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CarbonCure, Heirloom capture, inject CO2 into concrete

IMAGE: CarbonCure and Heirloom technicians store atmospheric CO2 in reclaimed water at Central Concrete
CarbonCure and Heirloom technicians in the midst of injecting CO2 into reclaimed water at a Central Concrete plant. (Courtesy CarbonCure Technologies)

Dartmouth, N.S.-based CarbonCure Technologies has collaborated with Heirloom and Central Concrete Supply Company to store atmospheric carbon dioxide in concrete for the first time using direct air capture (DAC).

Heirloom says it runs the only operational DAC facility in the United States at its Brisbane, Calif. headquarters, while CarbonCure used its reclamation method to inject the carbon dioxide (CO2) into process wastewater at a Central Concrete plant in San Jose.

The concrete produced was used in a variety of projects in the Bay Area.

“Through this demonstration project (we) collaborated with Heirloom because while it's important to take that CO2 from the atmosphere, it's equally important to (be) permanently stored somewhere, and at the moment, the main available storage solution in North America is concrete,” Reilly O’Hara, a carbon finance manager for CarbonCure, told SustainableBiz.

“It's really the only storage solution that is online right now that can handle the quantities of CO2 that will be pulled from the atmosphere in the next few years in the near term. So we partnered with Heirloom to demonstrate that it was feasible, that concrete can serve as a viable and important storage solution for direct air capture of CO2.”

About CarbonCure

Founded in 2012, CarbonCure’s investors include Breakthrough Energy Ventures, Amazon, Microsoft, BDC, Carbon Direct and Mitsubishi Corporation. It is also listed in the Cleantech 100 Hall of Fame, having been featured seven times on the top-100 list.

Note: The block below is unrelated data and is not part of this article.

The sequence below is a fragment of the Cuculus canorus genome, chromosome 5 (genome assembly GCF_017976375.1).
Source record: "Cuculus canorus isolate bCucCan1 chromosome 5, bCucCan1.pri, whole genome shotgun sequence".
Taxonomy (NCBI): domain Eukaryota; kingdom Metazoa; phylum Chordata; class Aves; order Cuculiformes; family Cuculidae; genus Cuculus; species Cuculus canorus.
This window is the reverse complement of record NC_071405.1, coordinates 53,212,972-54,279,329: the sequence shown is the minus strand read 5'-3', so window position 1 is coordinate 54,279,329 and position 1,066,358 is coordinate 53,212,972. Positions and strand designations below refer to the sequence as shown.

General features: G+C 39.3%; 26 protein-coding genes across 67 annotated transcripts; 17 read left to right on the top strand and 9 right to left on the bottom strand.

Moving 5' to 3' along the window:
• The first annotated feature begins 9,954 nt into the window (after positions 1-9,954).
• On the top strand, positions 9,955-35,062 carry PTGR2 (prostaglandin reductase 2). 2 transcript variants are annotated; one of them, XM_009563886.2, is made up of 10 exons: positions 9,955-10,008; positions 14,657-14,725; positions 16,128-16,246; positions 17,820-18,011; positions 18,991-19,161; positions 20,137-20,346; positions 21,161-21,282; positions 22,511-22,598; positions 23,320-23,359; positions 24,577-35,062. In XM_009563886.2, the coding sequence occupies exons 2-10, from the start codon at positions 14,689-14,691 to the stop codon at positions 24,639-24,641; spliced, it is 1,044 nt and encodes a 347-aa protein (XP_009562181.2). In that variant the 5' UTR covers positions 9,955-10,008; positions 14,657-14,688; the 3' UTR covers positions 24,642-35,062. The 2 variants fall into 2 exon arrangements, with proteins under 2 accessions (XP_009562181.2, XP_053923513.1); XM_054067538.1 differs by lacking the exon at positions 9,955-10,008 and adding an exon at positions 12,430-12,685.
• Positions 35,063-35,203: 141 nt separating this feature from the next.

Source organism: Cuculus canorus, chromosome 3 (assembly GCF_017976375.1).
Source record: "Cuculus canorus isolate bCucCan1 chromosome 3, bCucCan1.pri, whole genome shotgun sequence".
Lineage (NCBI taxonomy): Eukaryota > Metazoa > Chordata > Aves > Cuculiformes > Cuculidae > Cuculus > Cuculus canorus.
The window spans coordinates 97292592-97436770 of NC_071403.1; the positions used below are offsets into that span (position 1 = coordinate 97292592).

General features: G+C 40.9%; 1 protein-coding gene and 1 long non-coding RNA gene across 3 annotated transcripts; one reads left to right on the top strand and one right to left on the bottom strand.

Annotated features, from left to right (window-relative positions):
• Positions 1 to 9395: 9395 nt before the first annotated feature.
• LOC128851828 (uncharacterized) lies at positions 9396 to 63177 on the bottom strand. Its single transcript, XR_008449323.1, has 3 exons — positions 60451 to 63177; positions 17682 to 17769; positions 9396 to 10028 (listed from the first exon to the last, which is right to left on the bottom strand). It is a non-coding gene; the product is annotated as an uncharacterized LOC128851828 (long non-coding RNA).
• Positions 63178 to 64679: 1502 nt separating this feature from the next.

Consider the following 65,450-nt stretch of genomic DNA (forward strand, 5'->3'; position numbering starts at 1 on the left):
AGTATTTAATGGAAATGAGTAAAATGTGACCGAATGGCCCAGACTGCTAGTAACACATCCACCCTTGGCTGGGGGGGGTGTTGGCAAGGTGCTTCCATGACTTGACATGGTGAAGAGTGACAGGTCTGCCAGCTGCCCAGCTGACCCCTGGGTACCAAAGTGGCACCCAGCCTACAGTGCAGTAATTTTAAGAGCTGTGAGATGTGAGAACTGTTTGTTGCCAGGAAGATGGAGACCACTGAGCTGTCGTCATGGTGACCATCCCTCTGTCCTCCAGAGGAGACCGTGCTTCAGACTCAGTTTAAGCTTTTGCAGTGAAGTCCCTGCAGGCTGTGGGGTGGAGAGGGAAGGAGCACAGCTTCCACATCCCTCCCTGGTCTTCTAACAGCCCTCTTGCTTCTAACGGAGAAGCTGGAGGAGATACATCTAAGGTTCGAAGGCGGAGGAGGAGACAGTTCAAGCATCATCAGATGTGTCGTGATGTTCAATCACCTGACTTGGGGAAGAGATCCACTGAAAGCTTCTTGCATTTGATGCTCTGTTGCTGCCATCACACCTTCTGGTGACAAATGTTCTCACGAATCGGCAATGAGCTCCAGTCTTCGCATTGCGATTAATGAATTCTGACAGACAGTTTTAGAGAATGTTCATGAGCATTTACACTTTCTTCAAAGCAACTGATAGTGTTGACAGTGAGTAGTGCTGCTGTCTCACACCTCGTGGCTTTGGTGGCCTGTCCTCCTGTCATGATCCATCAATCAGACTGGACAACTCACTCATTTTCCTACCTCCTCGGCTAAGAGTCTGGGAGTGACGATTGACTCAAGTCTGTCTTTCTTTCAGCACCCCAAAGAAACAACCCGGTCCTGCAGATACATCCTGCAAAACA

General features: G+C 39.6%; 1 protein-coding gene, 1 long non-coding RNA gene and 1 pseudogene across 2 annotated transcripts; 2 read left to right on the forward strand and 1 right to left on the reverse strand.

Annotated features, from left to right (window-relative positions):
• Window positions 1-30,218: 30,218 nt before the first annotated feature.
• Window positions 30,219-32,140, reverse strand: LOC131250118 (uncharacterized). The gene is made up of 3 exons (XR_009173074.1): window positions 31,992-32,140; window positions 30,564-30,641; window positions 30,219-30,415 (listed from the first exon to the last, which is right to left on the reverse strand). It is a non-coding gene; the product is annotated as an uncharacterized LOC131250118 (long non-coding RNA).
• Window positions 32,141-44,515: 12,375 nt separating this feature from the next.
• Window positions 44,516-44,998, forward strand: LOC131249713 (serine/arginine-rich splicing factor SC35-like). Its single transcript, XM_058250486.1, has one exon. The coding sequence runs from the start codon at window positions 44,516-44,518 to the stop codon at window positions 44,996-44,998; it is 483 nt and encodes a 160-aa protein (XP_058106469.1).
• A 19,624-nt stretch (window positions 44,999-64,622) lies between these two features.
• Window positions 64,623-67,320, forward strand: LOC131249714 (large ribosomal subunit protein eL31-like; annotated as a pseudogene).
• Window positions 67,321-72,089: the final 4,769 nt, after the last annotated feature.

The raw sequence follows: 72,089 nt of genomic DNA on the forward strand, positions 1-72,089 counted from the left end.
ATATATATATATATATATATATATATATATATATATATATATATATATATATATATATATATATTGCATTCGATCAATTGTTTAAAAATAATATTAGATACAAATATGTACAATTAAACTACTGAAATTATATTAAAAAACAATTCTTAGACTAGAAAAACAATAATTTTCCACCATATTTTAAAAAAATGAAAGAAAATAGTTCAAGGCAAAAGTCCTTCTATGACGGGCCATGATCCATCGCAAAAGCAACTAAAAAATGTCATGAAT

Its reclaimed water process is a more recent development, compared to its original injection process by which CO2 is injected into a ready mix and converted into a mineral.

The company’s technologies are operational in hundreds of plants in over 30 countries, it says, and have generated nearly 250,000 tonnes of CO2 savings to date.

In June 2022, CarbonCure announced participation in a U.S. Department of Energy study on DAC-to-concrete with the University of Illinois, Los Angeles-based Carbon Capture Inc. and Ozinga.

The DAC-concrete process

CarbonCure’s technology injects CO2 into recycled water collected from the cleaning of concrete trucks. When injected, the CO2 reacts with cement in the water and mineralizes, permanently storing the CO2 and stabilizing the cement for reuse. That CO2-treated slurry is then used in new concrete mixes.

"(The water) is filled with cementitious materials and other solids. There are a range of concrete producers that use what's called a reclaimer, sort of a giant vat. It's used to separate solids from water into aggregates and clarified water, and then reuse materials into future uses of concrete,” O’Hara explained.